Star Trek: Coda, Book 1 – Moments Asunder
It’s the end of the Star Trek Extended Universe as we know it, but luckily it’s not going out the way the Star Wars EU did, just being shoveled into a trash heap and fans told “that stuff never really happened”. Star Trek has a built in safety valve for that sort of thing with how it’s traditionally dealt with alternative realities, going all the way back to the original series’s episode named “Mirror, Mirror” which was released in 1967 during the show’s second season, continued in every single series since then, and was the primary method of getting new actors into the TOS crew seats.
“Moments Asunder” brings in a large number of Next Generation and Department of Temporal Investigation characters, most of whom are going to be familiar to anyone that’s been reading along in the EU adventures that picked up with the end of DS9 and Enterprise, continuing the story of the Federation in the years after Trek officially left television back in 2005, it would have been nice to have a full timeline of all the incredibly cool things that happened since then, with the return of Sisko, the destruction of DS9, the USS Aventine and her new captain, Picard and Beverly getting married and having a child, Riker’s going off on the USS Titan, getting married, then getting promoted to fleet Admiral, the assassination of a Federation President, the continued frustrations of Section 31 running around, the Andorian crisis, all that and many many many other cool things. I didn’t even mention what was going on with Voyager during that time period, mostly because I somehow didn’t read a single one of those books. I want to, but a man only has so much time on his hands!
Because the writers of the TV shows want to justifiably do their own things with the characters they’re responsible for, the EU stuff that contradicts the new shows has to be contextualized somehow, either by just giving up on it Star Wars style, or explaining where it is in the infinite web of diverse and verdant multiverse realities that Trek has always acknowledged are out there doing their own thing. It’s an extremely ambitious goal that they’ve set for themselves, and for the most part, this first book does that it sets out to do, with old and familiar characters popping back into the picture and things moving extremely quickly once they start going. My one complaint about the book would be that with the extremely fast pace of the book, some events are unclear, there was a death of a captain that I swore wasn’t a death but ended up being one on the next page, and there was an unfortunate scene that I think mirrors that scene from Star Wars when Leia ignored Chewy when they got back from destroying Star Killer base, the location where her ex husband was just murdered by her kid. Chewy should have gotten the damn hug, not Rey! Well after you read the book, you’ll know what I’m talking about, it’s the same damn thing. In the sum of things, it’s an exceptionally minor complaint.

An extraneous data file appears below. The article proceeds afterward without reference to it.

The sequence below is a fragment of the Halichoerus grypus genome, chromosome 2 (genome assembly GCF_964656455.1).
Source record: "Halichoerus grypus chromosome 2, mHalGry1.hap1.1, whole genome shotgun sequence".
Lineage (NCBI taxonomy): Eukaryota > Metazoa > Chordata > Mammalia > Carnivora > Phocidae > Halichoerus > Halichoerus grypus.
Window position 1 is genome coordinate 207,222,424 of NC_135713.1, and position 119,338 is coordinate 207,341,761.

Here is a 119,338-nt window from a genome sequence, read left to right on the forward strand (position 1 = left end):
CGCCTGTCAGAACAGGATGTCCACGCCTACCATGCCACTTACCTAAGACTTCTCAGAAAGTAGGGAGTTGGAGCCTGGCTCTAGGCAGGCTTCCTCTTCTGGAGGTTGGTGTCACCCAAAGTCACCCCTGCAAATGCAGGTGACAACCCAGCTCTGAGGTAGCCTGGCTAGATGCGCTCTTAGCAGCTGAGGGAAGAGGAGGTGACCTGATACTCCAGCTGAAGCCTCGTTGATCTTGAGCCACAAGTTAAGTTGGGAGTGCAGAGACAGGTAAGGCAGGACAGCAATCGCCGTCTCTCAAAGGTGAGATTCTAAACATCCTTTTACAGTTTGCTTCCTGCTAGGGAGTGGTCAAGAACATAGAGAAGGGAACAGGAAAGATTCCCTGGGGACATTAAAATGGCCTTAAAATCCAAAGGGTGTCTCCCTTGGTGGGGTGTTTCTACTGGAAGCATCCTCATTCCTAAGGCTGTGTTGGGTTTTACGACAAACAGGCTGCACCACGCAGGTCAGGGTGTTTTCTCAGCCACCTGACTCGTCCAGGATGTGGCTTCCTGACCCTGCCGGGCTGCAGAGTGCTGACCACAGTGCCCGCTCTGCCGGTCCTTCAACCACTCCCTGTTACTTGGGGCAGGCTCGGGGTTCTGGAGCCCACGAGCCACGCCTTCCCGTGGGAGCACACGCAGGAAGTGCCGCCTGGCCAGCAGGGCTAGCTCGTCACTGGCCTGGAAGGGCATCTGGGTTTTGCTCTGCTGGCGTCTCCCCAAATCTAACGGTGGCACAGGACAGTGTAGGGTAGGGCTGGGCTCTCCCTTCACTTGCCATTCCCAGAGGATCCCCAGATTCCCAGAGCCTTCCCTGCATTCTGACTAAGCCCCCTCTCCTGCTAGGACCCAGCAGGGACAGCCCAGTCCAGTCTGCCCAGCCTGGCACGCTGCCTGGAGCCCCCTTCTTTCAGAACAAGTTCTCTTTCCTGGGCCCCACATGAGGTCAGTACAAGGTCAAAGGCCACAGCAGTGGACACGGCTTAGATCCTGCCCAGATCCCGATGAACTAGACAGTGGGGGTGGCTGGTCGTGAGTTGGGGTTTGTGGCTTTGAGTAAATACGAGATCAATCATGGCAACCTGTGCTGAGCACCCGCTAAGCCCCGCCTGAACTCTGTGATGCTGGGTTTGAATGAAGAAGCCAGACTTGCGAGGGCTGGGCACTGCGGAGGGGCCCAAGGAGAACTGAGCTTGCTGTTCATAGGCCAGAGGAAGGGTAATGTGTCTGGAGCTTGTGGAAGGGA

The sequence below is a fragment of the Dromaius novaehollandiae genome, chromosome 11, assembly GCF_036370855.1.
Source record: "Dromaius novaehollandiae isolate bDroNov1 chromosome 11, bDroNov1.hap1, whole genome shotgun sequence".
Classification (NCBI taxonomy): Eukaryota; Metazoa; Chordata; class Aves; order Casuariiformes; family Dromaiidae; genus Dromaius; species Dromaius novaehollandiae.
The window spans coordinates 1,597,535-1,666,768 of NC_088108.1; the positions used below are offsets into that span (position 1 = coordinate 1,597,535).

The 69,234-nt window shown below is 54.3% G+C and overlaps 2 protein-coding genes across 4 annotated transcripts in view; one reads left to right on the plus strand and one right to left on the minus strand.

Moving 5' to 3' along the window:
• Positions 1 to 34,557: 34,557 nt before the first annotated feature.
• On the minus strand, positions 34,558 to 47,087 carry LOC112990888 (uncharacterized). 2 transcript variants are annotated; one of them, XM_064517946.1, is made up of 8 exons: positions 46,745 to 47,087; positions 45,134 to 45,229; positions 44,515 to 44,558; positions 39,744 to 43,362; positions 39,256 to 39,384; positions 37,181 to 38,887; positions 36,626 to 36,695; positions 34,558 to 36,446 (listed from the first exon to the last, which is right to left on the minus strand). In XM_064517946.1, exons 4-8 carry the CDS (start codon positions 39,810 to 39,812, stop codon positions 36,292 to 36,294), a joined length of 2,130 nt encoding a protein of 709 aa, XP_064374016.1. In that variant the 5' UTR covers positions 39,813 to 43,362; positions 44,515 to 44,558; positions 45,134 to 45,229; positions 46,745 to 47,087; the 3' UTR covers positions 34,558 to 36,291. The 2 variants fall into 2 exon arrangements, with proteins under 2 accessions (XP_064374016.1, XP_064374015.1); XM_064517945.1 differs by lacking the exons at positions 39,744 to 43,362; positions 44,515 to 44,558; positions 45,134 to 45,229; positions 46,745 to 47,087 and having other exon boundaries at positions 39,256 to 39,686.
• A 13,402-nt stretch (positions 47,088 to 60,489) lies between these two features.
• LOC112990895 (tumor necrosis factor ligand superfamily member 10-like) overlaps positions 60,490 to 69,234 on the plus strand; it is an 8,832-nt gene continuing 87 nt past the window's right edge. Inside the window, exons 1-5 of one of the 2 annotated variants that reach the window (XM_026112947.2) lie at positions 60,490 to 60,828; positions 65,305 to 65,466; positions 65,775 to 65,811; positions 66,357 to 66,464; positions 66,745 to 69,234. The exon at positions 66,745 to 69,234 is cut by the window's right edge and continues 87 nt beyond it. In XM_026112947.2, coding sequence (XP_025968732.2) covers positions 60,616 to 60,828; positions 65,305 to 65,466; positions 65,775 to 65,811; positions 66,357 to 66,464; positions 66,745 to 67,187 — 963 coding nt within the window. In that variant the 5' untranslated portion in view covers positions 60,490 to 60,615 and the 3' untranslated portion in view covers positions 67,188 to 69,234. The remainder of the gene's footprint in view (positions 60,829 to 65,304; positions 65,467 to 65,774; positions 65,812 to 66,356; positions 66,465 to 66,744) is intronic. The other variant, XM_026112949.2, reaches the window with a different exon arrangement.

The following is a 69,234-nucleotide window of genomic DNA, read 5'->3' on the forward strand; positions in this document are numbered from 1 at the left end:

If you’ve been reading along for the last 20 years, this is going to do it for you. If you haven’t, read a primer, maybe a timeline or two, then jump right in, it’s fairly accessible, just know that nearly everyone you’re familiar with has 20 years of time on them since you last met them.